A kinda-broadsheet newspaper. A hard sell, you might think , and you’d probably be right given the parlous state of print journalism these days. The Graun is reputed to lose money at a rate unrivalled by all except the sort of people who have Ladbrokes apps on their mobile phones (a hundred grand a day at last count) so whenever there’s a relaunch I always wonder whether it amounts to a last roll of the dice.
TV adverts have become fairly uncommon for daily newspapers these days, given that they’re so ominpresent across the web, which is another reason to scrutinise what’s going on here. I suspect that weekend newspapers offer media groups a particularly lucrative avenue these days, given that the arse has fallen out of online revenues and most of Guardian Media Group’s cross-media efforts (mags; local papers; radio stations; television; Red, Green and Blue – the pornographic magazine for middle-class lentil-eating masturbators) have largely been sold off or closed.
I’d guess that a full-page ad in either paper could net up to £25K and the potential for double-whammy weekend blitz could net a million or so quid. Not bad. But the costs of good print journalism are non-negotiable. Good journos, lawyers, sales, snappers, subs, designers, printers, paper, printing presses, distribution. Not to mention the endless cocaine.
I had slight return to print recently and, while very satisfying, it didn’t really stack up financially. Despite something of a rediscovered fondness for print that I detect in people, I don’t think they’re prepared to pay for something if they perceive a free alternative somewhere else, even if it’s inferior. That should mean an increased focus on good writing and design – something I’m not convinced either The Guardian or Observer has got right in the last few years (and sadly now without the benefit of Simon Hoggart).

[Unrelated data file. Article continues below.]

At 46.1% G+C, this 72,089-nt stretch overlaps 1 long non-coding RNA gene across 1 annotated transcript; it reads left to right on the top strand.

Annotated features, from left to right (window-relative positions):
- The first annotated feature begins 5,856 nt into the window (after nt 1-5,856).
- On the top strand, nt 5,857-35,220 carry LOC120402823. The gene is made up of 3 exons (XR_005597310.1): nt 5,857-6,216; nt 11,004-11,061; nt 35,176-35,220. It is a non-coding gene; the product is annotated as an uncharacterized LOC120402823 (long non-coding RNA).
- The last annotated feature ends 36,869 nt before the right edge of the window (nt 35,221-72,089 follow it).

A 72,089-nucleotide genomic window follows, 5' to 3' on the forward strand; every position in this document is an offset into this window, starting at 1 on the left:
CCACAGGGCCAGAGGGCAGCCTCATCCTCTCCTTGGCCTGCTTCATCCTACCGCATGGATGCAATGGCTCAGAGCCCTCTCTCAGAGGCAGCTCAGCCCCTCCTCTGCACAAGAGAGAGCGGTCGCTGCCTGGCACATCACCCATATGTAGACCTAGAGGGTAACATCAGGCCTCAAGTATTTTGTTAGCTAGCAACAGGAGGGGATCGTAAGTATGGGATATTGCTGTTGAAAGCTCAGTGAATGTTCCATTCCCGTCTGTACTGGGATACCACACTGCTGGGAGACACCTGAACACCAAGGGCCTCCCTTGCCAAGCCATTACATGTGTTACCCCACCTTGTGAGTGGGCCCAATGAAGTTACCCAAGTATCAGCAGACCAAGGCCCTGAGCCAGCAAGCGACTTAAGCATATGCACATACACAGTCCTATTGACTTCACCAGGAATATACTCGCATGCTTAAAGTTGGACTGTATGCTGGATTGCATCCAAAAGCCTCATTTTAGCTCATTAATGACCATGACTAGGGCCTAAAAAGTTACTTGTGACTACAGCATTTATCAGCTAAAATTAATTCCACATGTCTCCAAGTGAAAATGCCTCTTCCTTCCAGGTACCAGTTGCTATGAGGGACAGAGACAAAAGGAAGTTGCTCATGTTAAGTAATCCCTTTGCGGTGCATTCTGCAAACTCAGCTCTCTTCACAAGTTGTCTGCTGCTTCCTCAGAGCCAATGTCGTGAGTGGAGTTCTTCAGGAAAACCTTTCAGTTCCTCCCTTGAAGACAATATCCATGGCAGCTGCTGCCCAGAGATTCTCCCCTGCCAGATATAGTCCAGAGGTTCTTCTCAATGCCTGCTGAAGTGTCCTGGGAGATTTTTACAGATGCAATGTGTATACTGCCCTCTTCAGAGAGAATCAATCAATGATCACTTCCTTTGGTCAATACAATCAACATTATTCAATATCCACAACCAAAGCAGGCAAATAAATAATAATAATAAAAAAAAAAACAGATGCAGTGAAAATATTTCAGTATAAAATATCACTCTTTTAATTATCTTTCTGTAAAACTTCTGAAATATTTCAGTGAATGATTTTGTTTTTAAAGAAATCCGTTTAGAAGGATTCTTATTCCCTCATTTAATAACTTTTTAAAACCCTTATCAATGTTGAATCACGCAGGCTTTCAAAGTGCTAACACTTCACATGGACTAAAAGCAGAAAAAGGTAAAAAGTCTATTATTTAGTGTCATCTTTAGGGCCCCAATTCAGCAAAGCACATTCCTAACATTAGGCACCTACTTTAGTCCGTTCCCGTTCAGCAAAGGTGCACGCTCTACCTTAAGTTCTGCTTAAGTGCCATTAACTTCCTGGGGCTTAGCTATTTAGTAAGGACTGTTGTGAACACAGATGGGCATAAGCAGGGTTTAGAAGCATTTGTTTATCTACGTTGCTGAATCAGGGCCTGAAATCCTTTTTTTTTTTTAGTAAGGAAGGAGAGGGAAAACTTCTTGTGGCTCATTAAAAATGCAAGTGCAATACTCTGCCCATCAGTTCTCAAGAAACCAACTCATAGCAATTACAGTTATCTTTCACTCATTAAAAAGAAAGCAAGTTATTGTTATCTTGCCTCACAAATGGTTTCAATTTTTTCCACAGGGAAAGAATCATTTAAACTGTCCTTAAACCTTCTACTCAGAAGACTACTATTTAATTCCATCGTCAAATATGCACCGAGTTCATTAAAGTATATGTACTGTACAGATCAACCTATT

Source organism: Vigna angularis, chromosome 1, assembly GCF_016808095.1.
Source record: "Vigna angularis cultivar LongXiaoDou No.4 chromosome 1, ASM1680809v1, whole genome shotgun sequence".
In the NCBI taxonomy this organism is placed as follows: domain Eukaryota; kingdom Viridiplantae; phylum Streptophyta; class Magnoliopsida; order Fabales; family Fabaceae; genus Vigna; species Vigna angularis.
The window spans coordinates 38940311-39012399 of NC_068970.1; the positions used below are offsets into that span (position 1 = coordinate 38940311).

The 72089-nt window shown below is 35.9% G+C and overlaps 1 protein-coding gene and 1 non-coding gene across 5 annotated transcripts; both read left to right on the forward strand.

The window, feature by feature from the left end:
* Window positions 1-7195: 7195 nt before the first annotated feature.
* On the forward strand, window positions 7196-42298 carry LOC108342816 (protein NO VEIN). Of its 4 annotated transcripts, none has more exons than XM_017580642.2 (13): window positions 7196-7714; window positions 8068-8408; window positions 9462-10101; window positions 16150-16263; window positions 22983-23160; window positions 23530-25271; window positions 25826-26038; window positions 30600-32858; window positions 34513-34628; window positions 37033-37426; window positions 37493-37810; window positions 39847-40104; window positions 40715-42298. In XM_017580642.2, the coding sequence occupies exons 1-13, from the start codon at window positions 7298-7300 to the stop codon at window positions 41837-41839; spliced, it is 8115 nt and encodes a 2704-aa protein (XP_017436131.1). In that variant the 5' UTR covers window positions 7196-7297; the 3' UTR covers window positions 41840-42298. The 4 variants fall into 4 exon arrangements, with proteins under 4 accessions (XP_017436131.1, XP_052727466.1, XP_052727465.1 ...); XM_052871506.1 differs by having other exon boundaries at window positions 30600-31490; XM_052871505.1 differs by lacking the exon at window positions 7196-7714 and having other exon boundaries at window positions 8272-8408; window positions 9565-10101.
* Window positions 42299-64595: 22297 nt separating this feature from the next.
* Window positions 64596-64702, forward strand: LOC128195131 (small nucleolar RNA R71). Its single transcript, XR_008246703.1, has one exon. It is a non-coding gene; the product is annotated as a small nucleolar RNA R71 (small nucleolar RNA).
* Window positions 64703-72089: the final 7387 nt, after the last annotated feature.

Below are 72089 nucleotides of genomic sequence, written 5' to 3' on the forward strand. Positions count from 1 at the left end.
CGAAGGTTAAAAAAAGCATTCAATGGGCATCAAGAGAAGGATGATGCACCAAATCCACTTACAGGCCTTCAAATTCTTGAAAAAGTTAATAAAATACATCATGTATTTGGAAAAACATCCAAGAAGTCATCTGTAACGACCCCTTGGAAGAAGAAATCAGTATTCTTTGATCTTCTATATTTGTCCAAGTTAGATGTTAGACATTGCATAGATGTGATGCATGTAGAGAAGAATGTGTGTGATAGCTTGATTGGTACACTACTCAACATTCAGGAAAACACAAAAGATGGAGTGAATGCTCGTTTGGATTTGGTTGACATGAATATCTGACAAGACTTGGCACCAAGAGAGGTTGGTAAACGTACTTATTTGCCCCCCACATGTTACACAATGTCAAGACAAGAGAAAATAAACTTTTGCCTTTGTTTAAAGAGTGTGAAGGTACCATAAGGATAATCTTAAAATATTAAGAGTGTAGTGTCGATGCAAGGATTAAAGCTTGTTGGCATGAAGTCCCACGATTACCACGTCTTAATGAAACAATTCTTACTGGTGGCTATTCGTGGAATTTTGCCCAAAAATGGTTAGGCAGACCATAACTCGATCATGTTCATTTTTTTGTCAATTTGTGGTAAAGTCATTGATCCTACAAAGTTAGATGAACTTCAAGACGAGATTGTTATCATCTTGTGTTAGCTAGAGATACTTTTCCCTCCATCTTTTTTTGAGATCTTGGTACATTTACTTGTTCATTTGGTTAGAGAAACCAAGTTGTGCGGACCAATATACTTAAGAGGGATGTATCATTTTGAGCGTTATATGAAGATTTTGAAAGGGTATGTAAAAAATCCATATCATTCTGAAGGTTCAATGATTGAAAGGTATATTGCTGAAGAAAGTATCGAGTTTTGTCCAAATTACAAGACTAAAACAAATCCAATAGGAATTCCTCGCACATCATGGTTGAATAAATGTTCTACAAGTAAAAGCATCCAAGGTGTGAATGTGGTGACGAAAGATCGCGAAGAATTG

As a result my expectations for the medium’s long-term future are realistic. On the other hand, while online wasn’t quite the golden egg everyone expected it’s not going anywhere. A newspaper website without a newspapers? I wouldn’t put it past the Guardian, which has always liked to be a bit different and has been bulking up its online offering for years. So, is this Rusbridger’s last stand?
Perhaps I’m seeing patterns where none exist, but there’s a pleasing ‘give-a-fuck’ ambiance to this ad, highlighting the relaunched weekend edition with more cool stuff to do – at least 70 per cent of which I expect to be in London. I also expect Ottolenghi entreating readers to try some lentil doughnuts, Stuart Lee to write one of his bafflingly unfunny columns, one of the Wimmin brigade to write something gratuitously offensive to men, some appalling car reviews (seriously, Guardian, either get me in to do them or quit it with the motoring stuff) and Jacques Peretti to write another column on how he’s too old to go clubbing, but that’s kinda the joy of papers. There’s always something else overleaf.
I like this ad. It kinda sums up everything we hope for in a newspaper. It’s aspirational; it promises fun, adventure, expanded horizons; it suggests that there’s more than enough for a weekend’s leisure and play in there – and more besides. There’s the kind of blink-and-you’ll-miss-it detail that’s becoming more popular in adverts and trailers and even a Breaking Bad reference in there.
I’m not sure about the suggestion that purchasing these papers might actually drive you insane, though. That’s what we have The Daily Mail for isn’t it?